Seven years ago, Anne “Sarge” Barr felt a pain in her breast. She had no health insurance so she visited the Atlanta Lesbian Health Initiative and asked for help. The nonprofit, now known as the Health Initiative, referred her to one of its best resources for all their clients ― Dorothy Gallaway and Family Health Enterprise.
Gallaway, a nurse practitioner who founded the clinic in 1994, treats anyone who comes through the doors. When Barr went to her appointment, she received a full physical from Gallaway. The pain was caused by a harmless cyst. But because Gallaway did a complete physical including blood work, Barr learned she had type 2 diabetes. And this meant making some serious life changes.
“When she was telling me about my diabetes, she was my cheerleader and my coach. She knew just the right way to yell at me to lose weight. To get me to stop drinking Coca-Cola is a hard thing to do and she did it,” Barr says. “She has saved my life.”
‘WE TREAT EVERYONE EQUALLY’
Now, after 20 years, Gallaway is shutting the doors to Family Health Enterprise. The nondescript small green building located on McDonough Road directly across the street from the U.S. Penitentiary in south Atlanta will no longer serve patients after Feb. 28. And for the approximately 4,000 patients a year the clinic saw, the time has come to find a new healthcare provider.
“Our mission was to respond to the expressed healthcare needs of underserved populations,” Gallaway says at her desk while a buzz of activity takes place down a short hall with an eye chart tacked at the far end. “Whatever they need we do our darned best to provide it.”
Gallaway and her staff served poor people, undocumented people ― people who could not readily access healthcare. And, Gallaway says, patients would travel hundreds of miles and from different states to her clinic because they knew they could receive the treatment they needed in a caring, compassionate way.
“We treat everyone equally. We’ve had people come from all over the world,” Gallaway says.
TRUSTED BY TRANS MEN
In the past two years, Gallaway also was well-known for being one of the few providers in metro Atlanta who treated transgender men and masculine-identified lesbians.
“Two years ago, we began Real Bois Talk health education for masculine-identified women,” says Linda Ellis, executive director of the Health Initiative.
“We knew masculine-identified lesbians were not willing to seek traditional clinics and we needed to have a health fair where we could have a stud-only space or masculine-only space. And Gallaway and her clinic were willing to close their doors for a day and we scheduled appointments ― and they were able to sit in waiting area with their friends and people who look like them without fear or risk of being feared,” Ellis explains. For some, this was their first upper and lower physical exams.
Several transgender men also became regular patients of Gallaway’s through the Health Initiative.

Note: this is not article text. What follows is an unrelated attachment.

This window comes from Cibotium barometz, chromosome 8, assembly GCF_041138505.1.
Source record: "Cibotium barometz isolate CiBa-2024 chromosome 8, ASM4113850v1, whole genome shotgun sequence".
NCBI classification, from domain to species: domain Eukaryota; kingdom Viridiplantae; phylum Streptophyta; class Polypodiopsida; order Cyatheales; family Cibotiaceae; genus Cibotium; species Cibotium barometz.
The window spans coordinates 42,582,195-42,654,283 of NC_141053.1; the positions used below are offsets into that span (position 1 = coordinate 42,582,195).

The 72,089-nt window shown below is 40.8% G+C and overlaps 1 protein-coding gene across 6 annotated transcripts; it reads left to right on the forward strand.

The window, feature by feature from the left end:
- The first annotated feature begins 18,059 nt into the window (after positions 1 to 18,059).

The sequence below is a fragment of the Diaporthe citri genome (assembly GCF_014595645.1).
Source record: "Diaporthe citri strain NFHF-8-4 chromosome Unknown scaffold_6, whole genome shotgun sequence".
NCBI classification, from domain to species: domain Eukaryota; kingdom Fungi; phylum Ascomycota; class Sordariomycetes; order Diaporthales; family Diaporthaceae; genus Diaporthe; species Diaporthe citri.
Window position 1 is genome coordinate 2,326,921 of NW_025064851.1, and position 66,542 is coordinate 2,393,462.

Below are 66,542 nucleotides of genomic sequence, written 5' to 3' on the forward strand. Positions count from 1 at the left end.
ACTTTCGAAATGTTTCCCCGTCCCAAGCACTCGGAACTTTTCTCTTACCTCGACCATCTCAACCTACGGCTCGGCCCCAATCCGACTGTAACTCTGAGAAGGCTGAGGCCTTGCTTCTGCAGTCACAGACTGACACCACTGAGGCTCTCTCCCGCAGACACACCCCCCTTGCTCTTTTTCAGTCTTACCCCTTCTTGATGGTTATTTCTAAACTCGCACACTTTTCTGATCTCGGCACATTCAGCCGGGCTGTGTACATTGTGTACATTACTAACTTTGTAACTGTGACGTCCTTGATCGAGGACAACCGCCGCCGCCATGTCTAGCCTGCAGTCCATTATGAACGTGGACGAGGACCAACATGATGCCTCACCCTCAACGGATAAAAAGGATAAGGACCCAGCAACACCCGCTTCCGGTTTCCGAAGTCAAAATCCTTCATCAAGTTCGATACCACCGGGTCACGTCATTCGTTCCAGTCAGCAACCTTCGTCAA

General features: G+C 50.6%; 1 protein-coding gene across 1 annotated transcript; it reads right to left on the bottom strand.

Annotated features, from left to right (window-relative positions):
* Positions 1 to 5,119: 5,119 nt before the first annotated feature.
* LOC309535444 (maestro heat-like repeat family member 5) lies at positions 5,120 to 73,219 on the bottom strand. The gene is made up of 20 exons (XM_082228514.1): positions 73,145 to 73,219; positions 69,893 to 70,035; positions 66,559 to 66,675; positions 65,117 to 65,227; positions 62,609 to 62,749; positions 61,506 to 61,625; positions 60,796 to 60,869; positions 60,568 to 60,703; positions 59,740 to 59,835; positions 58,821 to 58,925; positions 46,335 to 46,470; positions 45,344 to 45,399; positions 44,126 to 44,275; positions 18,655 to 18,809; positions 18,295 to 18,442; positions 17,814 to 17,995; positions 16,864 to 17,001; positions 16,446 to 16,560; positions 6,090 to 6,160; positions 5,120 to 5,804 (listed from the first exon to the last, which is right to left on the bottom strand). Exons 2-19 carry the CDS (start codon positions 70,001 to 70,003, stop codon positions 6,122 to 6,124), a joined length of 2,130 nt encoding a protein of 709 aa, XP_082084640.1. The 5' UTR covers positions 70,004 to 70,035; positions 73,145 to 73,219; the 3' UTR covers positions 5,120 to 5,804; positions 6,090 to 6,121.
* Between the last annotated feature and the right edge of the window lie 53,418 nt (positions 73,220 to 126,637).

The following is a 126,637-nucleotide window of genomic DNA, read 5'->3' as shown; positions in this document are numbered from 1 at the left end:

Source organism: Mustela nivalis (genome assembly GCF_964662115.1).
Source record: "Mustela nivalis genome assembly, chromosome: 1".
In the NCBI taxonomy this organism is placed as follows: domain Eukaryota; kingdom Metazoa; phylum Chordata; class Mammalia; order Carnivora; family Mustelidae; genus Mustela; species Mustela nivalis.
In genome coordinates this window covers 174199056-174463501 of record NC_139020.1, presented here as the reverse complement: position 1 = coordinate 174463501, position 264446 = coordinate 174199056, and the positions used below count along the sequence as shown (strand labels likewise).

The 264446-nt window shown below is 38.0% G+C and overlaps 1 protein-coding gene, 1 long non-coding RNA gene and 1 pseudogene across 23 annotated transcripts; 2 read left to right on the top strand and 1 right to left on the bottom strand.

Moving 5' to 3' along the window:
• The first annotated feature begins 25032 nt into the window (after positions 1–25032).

“Ms. Gallaway was very interested in serving everyone in the community and was completely interested in learning and including trans men as a part of the patients at the clinic,” says BT, founder and president of Transforming, who asked his name not be used. “The issue of finding low cost, respectful, culturally and linguistically competent healthcare for trans people in Atlanta is far and few between.”
With Gov. Nathan’s Deal refusal to expand Medicaid, BT says many people, including trans individuals, will fall through the healthcare gap and not receive necessary services.
“We are in desperate need of competent, respectful, affordable ways to get complete healthcare. More community clinics need to follow the steps of Ms. Gallaway and train their staff and open their doors to the trans community in the metro area and around Georgia,” BT says.
“It’s a shame and a shock to most people when they realize that unlike most major cities with a large trans population like Atlanta ― we don’t have a dedicated clinic specific to our needs so its up to the community clinics to pick up this banner.”
Gallaway’s easygoing manner with her patients, her ability to connect with them, to truly respect them and care for them ― all of these qualities make her a one-of-a-kind nurse practitioner who has touched tens of thousands of lives.
“She was so hands on. Teasing me and making sure I and anyone I sent to her clinic was treated with respect and taken care of. She did a lot with that space and she’ll be sorely missed,” BT says.
END OF AN ERA
Gallaway, who has a partner of 30 years, moved to Atlanta from Washington State in 1979 even though she knew no one. She lived in a pup tent her first month here. She also lived in a camper during the “dead of winter” and learned quickly that the “South was like a different country.”
As a registered nurse, she worked for Mercy Mobile Healthcare for the Homeless and became familiar with the area around the historic Cabbagetown and Reynoldstown neighborhoods. In 1994, she thought, “Why not open a clinic?” And with the help of her neighbors and the support of the community, Gallaway’s clinic opened at 97 Estoria ― the spot where the hipster restaurant is now located.
Eventually it became difficult for people to get to the clinic with no easy access to MARTA, so Gallaway and her loyal staff moved before settling for the past five years on McDonough Road.
It is here where they will see their last patients.
“I would love to have another clinic move in here but I don’t know if that’s possible,” Gallaway says. “I regret there was not a clinic to step in for the community that needs this healthcare. But I’ve gone as far as I can go.”